NFL Comparison: Jason Taylor
3. Alec Ogletree, OLB, Georgia (6-2, 242)
111 tackles, 11.5 TFL, 3.0 sacks, 3 forced fumbles, 1 interception in 2012
Ogletree is an elite athlete. He originally played safety at Georgia before shifting up to play middle linebacker. His incredible speed moving sideline-to-sideline and his ability to drop in coverage make him an ideal weak-side linebacker in a 4-3. He’s a big hitter, an effective blitzer, and he moves well in space. He’s a tough kid who will fill the hole and help against the run, but he had trouble holding up in traffic in the middle of the field at Georgia. There are significant character concerns here, as Ogletree was suspended for a failed drug test in school and was charged with a DUI before the Combine, but on the field he has star talent.
NFL Comparison: Thomas Davis
4. Jarvis Jones, OLB, Georgia (6-2, 245)
155 tackles, 44.0 TFL, 28.0 sacks, 9 forced fumbles between 2011-12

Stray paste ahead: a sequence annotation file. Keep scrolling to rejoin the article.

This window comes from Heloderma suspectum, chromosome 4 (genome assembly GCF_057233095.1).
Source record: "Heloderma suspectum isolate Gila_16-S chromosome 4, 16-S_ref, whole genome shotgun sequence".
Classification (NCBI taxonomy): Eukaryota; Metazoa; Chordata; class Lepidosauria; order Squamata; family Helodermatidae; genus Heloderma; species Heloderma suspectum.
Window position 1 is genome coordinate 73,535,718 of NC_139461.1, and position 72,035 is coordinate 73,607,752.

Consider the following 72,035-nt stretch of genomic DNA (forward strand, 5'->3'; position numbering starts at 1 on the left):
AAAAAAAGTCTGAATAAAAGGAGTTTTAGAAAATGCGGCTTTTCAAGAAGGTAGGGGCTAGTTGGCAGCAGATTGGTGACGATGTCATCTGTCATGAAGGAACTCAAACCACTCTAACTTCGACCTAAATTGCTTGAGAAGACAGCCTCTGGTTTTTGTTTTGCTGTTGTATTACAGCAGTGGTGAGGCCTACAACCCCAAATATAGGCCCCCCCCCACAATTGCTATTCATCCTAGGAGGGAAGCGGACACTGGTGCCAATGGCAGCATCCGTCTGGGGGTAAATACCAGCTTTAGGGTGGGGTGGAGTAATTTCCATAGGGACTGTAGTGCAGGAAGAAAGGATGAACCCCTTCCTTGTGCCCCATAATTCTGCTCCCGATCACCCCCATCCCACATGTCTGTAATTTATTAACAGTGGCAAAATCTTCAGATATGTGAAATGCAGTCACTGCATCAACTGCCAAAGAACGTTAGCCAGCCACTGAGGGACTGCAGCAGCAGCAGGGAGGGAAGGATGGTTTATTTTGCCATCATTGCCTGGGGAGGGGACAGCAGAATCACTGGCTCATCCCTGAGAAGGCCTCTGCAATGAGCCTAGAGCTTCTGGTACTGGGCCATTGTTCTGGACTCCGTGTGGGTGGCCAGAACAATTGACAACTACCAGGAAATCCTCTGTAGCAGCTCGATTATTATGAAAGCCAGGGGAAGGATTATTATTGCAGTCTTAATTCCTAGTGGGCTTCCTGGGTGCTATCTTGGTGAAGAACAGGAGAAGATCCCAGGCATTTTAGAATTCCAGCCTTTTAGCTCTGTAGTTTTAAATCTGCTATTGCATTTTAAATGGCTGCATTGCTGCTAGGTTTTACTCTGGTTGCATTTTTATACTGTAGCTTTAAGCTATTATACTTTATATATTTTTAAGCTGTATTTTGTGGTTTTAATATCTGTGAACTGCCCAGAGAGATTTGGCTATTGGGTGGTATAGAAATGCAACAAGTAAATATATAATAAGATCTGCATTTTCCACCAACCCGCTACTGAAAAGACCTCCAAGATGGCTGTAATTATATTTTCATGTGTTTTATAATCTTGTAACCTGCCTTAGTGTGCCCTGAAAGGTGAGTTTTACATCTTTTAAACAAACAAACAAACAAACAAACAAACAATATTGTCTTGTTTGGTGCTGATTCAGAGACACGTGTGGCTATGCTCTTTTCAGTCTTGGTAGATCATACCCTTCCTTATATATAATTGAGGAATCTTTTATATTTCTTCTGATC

If college production is what you seek, then this is your guy. Jones killed it the last two years for the ‘Dogs and last year he led the nation in sacks, tackles for loss and forced fumbles. He’s falling like a rock down draft boards because he didn’t test well at his pro day and he has spinal stenosis, a condition that could have him off limits to some teams. That said, the medical didn’t keep him off the field in college after Georgia gave him clearance (USC advised him to retire, on the other hand), and he plays way beyond what he can do on a track in shorts and a tee shirt. He gives relentless effort, has great balance coming off the edge, and enough power to hold the point of attack against the run. He’s also a team captain and leader. Jones will struggle some in space, particularly if he has to cover shifty backs, and he isn’t the biggest or fastest guy on the field, but he’s a sack-master that will thrive in the right scheme.